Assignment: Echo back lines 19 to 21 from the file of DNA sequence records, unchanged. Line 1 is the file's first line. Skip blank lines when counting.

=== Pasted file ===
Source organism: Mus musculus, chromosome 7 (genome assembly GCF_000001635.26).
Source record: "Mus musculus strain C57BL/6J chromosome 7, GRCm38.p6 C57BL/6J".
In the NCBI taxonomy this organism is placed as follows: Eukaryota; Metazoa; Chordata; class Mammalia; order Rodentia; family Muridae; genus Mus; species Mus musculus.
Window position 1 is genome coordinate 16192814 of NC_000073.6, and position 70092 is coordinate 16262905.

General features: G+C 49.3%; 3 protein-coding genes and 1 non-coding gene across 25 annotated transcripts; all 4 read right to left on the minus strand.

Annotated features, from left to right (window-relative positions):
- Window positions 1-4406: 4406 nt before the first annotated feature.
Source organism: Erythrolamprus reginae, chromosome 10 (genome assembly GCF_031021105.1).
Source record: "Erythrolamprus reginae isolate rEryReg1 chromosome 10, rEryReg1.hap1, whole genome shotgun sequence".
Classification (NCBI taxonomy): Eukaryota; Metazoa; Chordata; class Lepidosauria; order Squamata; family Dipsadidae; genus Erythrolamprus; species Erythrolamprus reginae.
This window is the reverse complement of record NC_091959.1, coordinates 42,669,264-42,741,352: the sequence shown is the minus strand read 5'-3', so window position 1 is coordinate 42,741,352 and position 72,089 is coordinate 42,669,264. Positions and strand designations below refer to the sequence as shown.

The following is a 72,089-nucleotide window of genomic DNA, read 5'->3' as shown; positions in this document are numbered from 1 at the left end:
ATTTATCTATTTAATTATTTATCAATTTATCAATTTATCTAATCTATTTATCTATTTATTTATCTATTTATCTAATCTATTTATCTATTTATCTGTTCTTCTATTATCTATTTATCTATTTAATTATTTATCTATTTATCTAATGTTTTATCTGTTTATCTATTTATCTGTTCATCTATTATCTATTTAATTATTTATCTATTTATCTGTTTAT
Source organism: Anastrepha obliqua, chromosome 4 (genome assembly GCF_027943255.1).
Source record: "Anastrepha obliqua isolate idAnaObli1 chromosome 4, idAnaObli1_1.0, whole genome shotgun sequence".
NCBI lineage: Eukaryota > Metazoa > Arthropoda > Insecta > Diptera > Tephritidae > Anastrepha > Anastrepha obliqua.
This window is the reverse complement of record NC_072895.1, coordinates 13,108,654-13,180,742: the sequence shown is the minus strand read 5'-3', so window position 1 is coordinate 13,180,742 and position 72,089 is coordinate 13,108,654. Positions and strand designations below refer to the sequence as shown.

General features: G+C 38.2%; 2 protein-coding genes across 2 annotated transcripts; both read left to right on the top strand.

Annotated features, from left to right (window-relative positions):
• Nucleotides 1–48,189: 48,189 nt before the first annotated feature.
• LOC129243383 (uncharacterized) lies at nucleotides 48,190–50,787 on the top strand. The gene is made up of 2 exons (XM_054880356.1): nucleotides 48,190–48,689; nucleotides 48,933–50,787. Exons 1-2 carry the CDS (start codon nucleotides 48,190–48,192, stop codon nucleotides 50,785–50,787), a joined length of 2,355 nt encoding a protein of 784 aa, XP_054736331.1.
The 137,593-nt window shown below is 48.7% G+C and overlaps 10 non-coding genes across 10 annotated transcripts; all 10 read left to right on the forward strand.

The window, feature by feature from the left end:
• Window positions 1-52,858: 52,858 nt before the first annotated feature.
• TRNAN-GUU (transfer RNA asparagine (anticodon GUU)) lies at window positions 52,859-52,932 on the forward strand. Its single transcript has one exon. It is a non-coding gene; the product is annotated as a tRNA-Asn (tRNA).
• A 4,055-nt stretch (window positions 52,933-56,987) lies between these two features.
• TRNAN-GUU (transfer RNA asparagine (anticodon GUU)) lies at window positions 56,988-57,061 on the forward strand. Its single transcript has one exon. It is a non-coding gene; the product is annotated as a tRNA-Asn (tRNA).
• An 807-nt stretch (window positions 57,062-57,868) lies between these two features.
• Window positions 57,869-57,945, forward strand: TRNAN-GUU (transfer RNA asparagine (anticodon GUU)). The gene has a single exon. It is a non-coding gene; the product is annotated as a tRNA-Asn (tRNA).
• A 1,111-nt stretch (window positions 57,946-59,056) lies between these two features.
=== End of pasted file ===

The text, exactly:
Annotated features, from left to right (window-relative positions):
• Nucleotides 1–48,189: 48,189 nt before the first annotated feature.
• LOC129243383 (uncharacterized) lies at nucleotides 48,190–50,787 on the top strand. The gene is made up of 2 exons (XM_054880356.1): nucleotides 48,190–48,689; nucleotides 48,933–50,787. Exons 1-2 carry the CDS (start codon nucleotides 48,190–48,192, stop codon nucleotides 50,785–50,787), a joined length of 2,355 nt encoding a protein of 784 aa, XP_054736331.1.